Excluding weeks that were affected by the 2019 or 2020 holiday demand, everyday demand is normalizing at around 10% above year ago levels.
For the week of August 30, fresh fruit and vegetable sales increased 4.7% over 2019. Frozen fruits and vegetables had a much higher percentage increase, at +17.7% but is the smallest of the three temperature zones.
Between January and August 16, produce sales in calendar year 2020 are $4.5 billion ahead of 2019 sales, with an additional 2.9 billion pounds of fresh produce sold. Fresh produce appears to be settling into an everyday demand pattern that sits about 10% above last year’s levels.
The second full week of August was the fifth of eight non-holiday weeks between Independence Day and Labor Day, in which everyday demand alone had to drive the sales performance.
Consumer concern over COVID-19 remains high but stable, with 57 percent being extremely concerned, according to wave 16 of the IRI shopper sentiment survey series.
Elevated every day retail demand drove sales gains of +11.7% over year ago for fresh produce during the week ending July 26 — virtually unchanged versus the week prior.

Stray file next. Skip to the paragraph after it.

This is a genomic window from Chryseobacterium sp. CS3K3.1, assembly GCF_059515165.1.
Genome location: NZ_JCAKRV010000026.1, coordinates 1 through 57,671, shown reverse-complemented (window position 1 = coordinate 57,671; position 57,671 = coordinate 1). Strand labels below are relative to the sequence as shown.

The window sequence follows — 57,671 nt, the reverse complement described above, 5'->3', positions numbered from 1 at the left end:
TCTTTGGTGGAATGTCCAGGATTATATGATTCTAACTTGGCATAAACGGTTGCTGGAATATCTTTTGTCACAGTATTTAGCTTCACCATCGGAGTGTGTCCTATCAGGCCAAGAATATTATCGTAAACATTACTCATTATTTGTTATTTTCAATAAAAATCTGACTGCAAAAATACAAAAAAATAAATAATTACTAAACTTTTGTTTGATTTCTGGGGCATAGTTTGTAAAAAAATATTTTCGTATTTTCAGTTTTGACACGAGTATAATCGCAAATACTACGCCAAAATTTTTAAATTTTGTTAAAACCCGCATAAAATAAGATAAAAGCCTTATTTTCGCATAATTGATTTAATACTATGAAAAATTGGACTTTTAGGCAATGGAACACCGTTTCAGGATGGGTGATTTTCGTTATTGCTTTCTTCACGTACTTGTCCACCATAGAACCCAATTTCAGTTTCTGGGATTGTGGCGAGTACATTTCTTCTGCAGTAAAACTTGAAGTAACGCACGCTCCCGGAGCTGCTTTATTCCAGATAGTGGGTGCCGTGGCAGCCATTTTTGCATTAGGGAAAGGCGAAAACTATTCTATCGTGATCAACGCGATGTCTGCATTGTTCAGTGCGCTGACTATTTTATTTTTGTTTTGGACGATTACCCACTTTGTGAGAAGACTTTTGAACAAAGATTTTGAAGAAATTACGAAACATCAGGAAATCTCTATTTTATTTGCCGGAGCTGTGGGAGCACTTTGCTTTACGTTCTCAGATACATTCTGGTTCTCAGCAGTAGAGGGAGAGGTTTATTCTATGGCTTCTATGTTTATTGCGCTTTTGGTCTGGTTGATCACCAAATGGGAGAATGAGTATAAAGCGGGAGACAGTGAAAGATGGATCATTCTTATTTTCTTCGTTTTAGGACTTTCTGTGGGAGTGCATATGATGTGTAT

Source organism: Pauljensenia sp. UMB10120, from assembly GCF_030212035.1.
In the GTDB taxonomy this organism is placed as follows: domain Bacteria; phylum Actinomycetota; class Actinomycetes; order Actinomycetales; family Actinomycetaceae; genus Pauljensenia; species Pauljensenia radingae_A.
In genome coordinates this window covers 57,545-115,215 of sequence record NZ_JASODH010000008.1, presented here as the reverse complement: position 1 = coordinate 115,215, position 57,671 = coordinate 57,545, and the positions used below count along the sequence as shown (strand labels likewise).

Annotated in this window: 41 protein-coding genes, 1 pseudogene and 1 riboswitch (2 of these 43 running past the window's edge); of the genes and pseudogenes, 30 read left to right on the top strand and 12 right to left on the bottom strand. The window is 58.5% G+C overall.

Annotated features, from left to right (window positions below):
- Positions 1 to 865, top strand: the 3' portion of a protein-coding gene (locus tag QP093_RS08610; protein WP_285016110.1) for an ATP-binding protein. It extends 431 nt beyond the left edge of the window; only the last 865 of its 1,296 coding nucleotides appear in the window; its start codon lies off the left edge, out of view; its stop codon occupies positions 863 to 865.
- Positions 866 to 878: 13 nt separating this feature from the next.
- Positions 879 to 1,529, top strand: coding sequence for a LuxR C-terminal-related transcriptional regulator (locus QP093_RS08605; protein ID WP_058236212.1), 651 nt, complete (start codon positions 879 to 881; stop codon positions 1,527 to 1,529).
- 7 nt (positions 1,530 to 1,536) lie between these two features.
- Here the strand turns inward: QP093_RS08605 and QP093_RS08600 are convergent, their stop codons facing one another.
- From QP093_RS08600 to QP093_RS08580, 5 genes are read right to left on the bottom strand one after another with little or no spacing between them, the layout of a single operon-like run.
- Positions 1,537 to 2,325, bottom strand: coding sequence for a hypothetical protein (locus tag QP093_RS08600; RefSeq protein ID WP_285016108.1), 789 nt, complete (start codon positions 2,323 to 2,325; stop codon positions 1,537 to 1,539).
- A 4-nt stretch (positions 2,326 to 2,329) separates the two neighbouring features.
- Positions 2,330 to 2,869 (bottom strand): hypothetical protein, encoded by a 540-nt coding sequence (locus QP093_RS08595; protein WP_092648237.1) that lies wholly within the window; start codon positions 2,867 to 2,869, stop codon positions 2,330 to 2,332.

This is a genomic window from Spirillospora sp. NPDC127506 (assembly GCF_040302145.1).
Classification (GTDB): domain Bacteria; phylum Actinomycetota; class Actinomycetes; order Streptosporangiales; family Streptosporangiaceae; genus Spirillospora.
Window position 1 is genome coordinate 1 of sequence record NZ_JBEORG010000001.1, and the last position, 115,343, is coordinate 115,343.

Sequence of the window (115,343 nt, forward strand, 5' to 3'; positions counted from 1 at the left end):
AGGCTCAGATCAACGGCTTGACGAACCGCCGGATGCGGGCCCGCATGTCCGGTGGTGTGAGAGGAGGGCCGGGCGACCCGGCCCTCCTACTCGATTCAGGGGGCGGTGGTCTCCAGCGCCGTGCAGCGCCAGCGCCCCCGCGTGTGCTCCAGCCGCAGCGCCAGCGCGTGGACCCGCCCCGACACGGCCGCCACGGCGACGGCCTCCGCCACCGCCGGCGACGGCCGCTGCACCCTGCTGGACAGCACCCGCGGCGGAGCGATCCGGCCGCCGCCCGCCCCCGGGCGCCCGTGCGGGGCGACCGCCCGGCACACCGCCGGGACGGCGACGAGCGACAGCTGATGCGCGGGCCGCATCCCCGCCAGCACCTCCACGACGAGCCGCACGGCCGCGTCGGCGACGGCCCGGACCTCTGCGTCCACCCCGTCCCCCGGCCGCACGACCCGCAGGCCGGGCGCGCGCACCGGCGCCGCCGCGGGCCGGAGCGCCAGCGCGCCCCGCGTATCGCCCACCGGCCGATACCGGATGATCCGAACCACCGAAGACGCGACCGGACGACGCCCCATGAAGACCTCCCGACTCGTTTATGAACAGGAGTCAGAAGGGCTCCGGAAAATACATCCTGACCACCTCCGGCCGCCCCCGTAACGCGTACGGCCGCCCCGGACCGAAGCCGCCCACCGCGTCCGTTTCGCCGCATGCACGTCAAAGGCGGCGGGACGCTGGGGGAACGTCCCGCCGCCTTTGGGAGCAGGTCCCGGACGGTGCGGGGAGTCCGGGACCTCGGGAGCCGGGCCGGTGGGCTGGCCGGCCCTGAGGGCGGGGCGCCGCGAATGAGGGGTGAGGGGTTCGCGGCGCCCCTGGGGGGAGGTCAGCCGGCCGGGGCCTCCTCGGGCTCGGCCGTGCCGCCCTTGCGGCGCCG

Organic produce has experienced deflationary prices throughout the pandemic. Overall organic fruit saw a -3.7% decrease in the price per pound during the 12 week period ending May 17.
After weeks of growing transactions and spending in the foodservice channel, the rising number of COVID-19 cases around the country prompted many states to reinstate in-restaurant dining restrictions and limit capacity once more.
Pamela and Anne-Marie drill down the numbers in the most recent IRI scan data, and explore the surprisingly long list of items with a volume/price gap in the week ending July 12.
Father’s Day excepted, fruit had its strongest week since mid June, at +6.5% over last year.